Denmark became the seat of power for Scandinavia. On the marriage of James III of Scotland and Margaret of Denmark, her father was short of money for a dowry and pawned Orkney, then Shetland, in 1469. He failed to repay the loan, so the Northern Isles became part of Scotland.

    As Shetland had been ruled directly by Norway, language and culture were slow to change, and the Norse language persisted into the 17th century. The main port of Scalloway on the west shifted to the east coast harbour of Lerwick around this time, as it was more directly accessible from Scotland’s eastern ports like Aberdeen.

    Viking Hoards

    Little has been found to suggest hoards. In Jarlshof, there were three silver finds dating from the 10th and 11th centuries: an Anglo-Saxon coin, a stick pin, and a silver bracelet used as ‘ring money’. Otherwise, rings and brooches have been found.

    Artefacts are often found in sand dunes, so on your next visit to Shetland, watch out for combs, blue glass beads, and soapstone wares. For any would-be treasure hunters, do note that if you do happen to find something, by law, you are required to take it to the Shetland Museum.

    Place Names

    Papa Stour is a blend of the Pictish and Norse, meaning ‘great island of the priests.’ Names have different endings and can date from early in the settlement period, like Melby and Bousta, and, in later times, with suffixes (-bister, -setter) meaning farms, like Nesbister and Dalsetter.

    Some names describe the landscape, like Hamar, which means steep slope. Other names offer a hint of their cultural beliefs at Troswick, or Trolls’ Bay, no doubt inspired by the Pictish standing stone there.

    Shetland Population’s Viking Ancestry

    Shetland is well known for its Viking connection, but studies have shown that, on average, only around 20% of their DNA shows Norwegian ancestry. The vast majority of the islanders’ DNA is actually Scottish, an interesting fact that some believe provides evidence of the colonising Norwegians’ integration, but could also be a result from other factors including immigration to the Shetlands from the mainland.

    Up Helly Aa

    The renowned Up Helly Aa fire festival in Lerwick dates back to the Napoleonic wars when rowdy soldiers returned, banging drums, firing guns, and setting off small explosions in the streets of Lerwick.

    Over the years, this became an annual activity and progressed into rival teams clashing over tar barrels. However, this was deemed too dangerous, and by 1870, the festivities had a structure of a torchlight procession and guising (dressing up) as Jarls and Vikings, as they were romanticised at the time.

    Today, the Lerwick Up Helly Aa has evolved into an elaborate all-day celebration at the end of January, starting with processions with pipe and brass bands and the Guisar Jarl, who is chosen each year with his squad and longship. Torches are lit around 7 pm to a rendition of the Up Helly Aa song, and, at the sound of a bugle, the torches are thrown into the galley, the boat is burned, and fireworks are set off.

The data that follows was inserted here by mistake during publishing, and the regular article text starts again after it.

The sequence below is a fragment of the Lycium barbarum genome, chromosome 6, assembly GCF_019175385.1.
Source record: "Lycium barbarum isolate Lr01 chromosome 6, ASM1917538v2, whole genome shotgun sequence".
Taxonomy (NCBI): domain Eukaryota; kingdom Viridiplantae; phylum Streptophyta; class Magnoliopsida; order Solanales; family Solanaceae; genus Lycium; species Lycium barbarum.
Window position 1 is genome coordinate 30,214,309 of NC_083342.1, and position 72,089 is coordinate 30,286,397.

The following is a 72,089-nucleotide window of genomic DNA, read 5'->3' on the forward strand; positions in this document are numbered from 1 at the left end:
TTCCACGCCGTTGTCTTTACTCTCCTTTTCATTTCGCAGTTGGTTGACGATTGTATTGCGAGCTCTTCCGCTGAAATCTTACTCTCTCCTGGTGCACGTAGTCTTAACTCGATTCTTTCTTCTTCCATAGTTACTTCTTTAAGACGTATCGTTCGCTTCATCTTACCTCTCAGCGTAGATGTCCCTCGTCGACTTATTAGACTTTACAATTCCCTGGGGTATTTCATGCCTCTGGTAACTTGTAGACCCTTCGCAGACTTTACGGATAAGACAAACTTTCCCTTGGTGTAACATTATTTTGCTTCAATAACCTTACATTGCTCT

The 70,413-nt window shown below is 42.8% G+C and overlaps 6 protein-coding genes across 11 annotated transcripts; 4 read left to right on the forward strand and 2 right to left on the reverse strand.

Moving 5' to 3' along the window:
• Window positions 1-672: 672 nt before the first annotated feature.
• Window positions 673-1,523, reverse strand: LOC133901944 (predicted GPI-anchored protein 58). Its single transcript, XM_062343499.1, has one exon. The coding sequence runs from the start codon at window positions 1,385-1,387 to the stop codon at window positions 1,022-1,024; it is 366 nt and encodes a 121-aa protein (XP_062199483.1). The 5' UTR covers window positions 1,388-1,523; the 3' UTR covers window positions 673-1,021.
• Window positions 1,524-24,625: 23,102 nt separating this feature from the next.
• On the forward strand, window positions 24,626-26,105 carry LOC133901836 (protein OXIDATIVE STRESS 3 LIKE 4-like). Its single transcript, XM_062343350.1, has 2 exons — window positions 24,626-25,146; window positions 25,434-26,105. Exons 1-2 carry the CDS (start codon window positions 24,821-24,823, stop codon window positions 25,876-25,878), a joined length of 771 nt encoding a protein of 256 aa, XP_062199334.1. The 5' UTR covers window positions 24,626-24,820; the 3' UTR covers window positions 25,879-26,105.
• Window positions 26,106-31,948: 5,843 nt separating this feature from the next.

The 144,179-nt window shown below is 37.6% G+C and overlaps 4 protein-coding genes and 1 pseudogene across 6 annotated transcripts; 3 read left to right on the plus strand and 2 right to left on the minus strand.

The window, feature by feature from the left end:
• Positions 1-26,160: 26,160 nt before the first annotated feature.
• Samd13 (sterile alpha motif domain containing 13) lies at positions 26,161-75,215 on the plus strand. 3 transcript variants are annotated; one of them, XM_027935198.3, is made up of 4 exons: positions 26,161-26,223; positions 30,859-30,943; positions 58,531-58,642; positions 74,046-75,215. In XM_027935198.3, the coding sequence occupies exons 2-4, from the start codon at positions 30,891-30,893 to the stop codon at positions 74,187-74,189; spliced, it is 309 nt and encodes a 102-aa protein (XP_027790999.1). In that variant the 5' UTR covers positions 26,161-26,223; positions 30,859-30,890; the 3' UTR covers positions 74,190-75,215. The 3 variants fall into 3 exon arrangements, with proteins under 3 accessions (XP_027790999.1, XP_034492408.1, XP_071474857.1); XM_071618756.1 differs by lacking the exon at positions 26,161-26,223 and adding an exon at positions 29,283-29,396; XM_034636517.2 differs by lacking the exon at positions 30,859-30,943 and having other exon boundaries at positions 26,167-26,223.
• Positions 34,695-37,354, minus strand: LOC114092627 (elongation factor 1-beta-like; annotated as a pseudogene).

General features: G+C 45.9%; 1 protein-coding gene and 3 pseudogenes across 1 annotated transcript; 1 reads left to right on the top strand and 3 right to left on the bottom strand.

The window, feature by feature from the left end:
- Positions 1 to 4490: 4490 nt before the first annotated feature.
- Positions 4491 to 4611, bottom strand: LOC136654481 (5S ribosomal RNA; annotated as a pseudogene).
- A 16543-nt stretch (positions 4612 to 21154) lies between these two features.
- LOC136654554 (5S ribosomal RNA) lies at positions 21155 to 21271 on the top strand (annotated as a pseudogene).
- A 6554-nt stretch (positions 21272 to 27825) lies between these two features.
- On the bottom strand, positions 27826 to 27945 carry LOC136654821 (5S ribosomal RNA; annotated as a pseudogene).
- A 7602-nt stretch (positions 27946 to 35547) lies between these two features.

The festivities continue through the night as guisers – those dressed up – tour various premises, performing and dancing. Other communities also organise their own Up Helly Aa, where women can also take part. They run from January to March. It is believed to mean Up Holy Day, marking an end to the Christmas celebrations.


    The distinctive Shetland dialect derives from Old Norse but also has a mix of Scots, for example, dreich (dreary) and bairn (child). Shetland dialect uses peerie for small and Simmer Dim for twilight. They use da for the and dis and dat for this and that. He is at da haaf, which means he is away deep-sea fishing.


    Beremeal, an old barley cereal, would have been grown in the 8th century and is used in brewing and to make bannocks or soda bread baked on a griddle. It is hard to know what food is attributable to Viking times, but it is fun to try reestit mutton, salted and cured in the rafters of croft houses above a peat fire, and saat beef, salted to preserve it and eaten in stews or on bannocks.

    How to Get to the Shetlands

    By Boat Read More

    Located over 100 miles off of Scotland’s shoreline, if you prefer to travel by boat, there are overnight ferry options departing from Aberdeen (mainland) or Kirkwall (on the Orkney Islands). These ferries allow cars, bikes, and even pets. Ferries run year-round.

    Find out more here.

    By Plane Read More

    Another option is to fly to the Shetland Isles. Arrive at Sumburgh Airport, about 35 minutes from the town of Lerwick. There are a number of daily flights, including from Aberdeen, Inverness, Ediburgh, Glasgow, London, and Bergen (Norway).

    Find out more here.

    Visit the Shetlands

    Meet the Author: Rhona Steel

    “Variety and people are big motivators for me, so I have worked in health care, education and most recently agriculture. In the 90s, I went to work in Europe but missed the diverse landscape and proximity to the sea. One of my best decisions was to return to live in the Highlands.”

    View profileMore by Rhona